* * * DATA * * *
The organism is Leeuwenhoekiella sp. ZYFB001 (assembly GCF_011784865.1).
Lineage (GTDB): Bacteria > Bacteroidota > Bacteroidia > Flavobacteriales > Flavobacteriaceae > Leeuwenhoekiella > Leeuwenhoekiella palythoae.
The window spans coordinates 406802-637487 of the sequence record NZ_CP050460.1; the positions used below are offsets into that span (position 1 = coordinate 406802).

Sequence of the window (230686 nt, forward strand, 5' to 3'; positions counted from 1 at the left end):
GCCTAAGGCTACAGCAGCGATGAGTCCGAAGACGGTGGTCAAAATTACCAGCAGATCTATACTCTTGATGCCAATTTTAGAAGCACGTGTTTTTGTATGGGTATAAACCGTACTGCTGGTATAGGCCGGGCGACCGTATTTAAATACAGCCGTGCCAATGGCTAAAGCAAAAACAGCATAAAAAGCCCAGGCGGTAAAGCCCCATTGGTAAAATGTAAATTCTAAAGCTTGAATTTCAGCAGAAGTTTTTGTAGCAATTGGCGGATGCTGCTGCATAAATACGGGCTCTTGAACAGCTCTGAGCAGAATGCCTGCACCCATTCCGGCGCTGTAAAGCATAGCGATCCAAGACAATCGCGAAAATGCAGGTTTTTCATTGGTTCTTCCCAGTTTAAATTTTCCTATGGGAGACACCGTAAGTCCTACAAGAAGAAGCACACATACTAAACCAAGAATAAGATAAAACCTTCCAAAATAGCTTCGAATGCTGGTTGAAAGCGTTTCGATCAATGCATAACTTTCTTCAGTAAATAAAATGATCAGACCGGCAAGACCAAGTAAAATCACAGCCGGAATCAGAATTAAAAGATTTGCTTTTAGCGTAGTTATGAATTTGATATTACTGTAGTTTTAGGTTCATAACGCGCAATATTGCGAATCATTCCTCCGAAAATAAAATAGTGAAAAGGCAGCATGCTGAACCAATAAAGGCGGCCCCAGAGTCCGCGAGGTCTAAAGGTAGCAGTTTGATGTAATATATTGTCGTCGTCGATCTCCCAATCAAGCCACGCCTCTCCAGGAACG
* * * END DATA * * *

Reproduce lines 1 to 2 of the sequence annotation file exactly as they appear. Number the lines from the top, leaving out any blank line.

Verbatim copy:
The organism is Leeuwenhoekiella sp. ZYFB001 (assembly GCF_011784865.1).
Lineage (GTDB): Bacteria > Bacteroidota > Bacteroidia > Flavobacteriales > Flavobacteriaceae > Leeuwenhoekiella > Leeuwenhoekiella palythoae.